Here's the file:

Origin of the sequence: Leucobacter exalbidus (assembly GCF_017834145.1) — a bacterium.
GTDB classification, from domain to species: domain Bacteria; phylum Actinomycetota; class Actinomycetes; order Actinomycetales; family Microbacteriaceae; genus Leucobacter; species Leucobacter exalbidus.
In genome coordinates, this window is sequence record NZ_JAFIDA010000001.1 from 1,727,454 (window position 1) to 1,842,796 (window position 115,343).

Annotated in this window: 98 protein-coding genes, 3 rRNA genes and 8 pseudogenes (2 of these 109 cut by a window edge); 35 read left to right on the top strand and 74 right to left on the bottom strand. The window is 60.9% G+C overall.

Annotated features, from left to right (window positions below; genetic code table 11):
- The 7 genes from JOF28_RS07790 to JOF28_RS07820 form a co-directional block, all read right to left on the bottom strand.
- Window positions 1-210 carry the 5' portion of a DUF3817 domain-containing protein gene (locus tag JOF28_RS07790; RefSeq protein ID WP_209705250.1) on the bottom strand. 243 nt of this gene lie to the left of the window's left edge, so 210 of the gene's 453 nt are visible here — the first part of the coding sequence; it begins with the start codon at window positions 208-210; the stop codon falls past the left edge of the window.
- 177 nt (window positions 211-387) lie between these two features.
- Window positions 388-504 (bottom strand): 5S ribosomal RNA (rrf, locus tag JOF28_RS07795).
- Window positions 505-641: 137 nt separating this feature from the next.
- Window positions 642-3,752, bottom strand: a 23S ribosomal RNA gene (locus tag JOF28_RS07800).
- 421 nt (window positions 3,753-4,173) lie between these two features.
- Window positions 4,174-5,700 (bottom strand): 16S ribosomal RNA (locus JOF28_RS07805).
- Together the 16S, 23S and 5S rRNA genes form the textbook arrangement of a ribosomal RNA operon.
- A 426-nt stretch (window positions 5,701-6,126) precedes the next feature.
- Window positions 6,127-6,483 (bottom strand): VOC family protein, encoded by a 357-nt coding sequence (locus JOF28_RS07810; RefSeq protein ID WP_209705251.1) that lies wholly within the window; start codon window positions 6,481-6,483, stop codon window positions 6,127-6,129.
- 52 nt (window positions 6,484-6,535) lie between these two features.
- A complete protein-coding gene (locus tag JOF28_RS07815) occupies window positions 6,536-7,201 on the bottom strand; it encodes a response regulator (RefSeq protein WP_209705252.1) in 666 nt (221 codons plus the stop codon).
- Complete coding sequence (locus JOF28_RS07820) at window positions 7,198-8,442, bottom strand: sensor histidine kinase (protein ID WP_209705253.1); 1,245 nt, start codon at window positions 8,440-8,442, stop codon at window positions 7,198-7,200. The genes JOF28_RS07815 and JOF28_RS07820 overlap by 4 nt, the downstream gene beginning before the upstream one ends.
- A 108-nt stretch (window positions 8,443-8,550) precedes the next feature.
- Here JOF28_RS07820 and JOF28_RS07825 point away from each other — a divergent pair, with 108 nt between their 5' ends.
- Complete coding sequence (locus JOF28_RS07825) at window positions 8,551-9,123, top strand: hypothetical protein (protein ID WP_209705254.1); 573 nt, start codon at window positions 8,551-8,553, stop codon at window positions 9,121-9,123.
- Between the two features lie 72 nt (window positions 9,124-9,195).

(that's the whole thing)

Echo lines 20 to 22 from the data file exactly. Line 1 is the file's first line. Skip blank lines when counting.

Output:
- A 108-nt stretch (window positions 8,443-8,550) precedes the next feature.
- Here JOF28_RS07820 and JOF28_RS07825 point away from each other — a divergent pair, with 108 nt between their 5' ends.
- Complete coding sequence (locus JOF28_RS07825) at window positions 8,551-9,123, top strand: hypothetical protein (protein ID WP_209705254.1); 573 nt, start codon at window positions 8,551-8,553, stop codon at window positions 9,121-9,123.